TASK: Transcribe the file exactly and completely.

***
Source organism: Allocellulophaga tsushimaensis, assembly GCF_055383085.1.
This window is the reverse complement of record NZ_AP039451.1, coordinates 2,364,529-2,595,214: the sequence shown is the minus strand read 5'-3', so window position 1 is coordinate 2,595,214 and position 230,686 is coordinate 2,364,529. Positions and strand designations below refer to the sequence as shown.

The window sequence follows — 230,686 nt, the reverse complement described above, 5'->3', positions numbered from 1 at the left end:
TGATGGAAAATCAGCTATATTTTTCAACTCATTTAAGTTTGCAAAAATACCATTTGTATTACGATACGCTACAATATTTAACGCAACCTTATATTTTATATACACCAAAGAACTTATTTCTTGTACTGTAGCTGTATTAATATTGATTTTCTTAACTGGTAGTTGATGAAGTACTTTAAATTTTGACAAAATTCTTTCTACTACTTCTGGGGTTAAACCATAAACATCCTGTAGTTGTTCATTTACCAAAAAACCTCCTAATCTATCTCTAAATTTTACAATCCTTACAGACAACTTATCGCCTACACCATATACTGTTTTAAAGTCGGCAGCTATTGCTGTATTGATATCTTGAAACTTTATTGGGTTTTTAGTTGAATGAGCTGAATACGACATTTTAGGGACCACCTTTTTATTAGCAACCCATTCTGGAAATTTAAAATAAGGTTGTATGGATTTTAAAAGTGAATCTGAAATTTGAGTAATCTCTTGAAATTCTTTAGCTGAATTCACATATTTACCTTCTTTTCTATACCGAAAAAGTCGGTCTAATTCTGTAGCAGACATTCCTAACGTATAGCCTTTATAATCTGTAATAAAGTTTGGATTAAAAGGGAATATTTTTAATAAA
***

Source organism: Allocellulophaga tsushimaensis, assembly GCF_055383085.1.
This window is the reverse complement of record NZ_AP039451.1, coordinates 2,364,529-2,595,214: the sequence shown is the minus strand read 5'-3', so window position 1 is coordinate 2,595,214 and position 230,686 is coordinate 2,364,529. Positions and strand designations below refer to the sequence as shown.

The window sequence follows — 230,686 nt, the reverse complement described above, 5'->3', positions numbered from 1 at the left end:
TGATGGAAAATCAGCTATATTTTTCAACTCATTTAAGTTTGCAAAAATACCATTTGTATTACGATACGCTACAATATTTAACGCAACCTTATATTTTATATACACCAAAGAACTTATTTCTTGTACTGTAGCTGTATTAATATTGATTTTCTTAACTGGTAGTTGATGAAGTACTTTAAATTTTGACAAAATTCTTTCTACTACTTCTGGGGTTAAACCATAAACATCCTGTAGTTGTTCATTTACCAAAAAACCTCCTAATCTATCTCTAAATTTTACAATCCTTACAGACAACTTATCGCCTACACCATATACTGTTTTAAAGTCGGCAGCTATTGCTGTATTGATATCTTGAAACTTTATTGGGTTTTTAGTTGAATGAGCTGAATACGACATTTTAGGGACCACCTTTTTATTAGCAACCCATTCTGGAAATTTAAAATAAGGTTGTATGGATTTTAAAAGTGAATCTGAAATTTGAGTAATCTCTTGAAATTCTTTAGCTGAATTCACATATTTACCTTCTTTTCTATACCGAAAAAGTCGGTCTAATTCTGTAGCAGACATTCCTAACGTATAGCCTTTATAATCTGTAATAAAGTTTGGATTAAAAGGGAATATTTTTAATAAA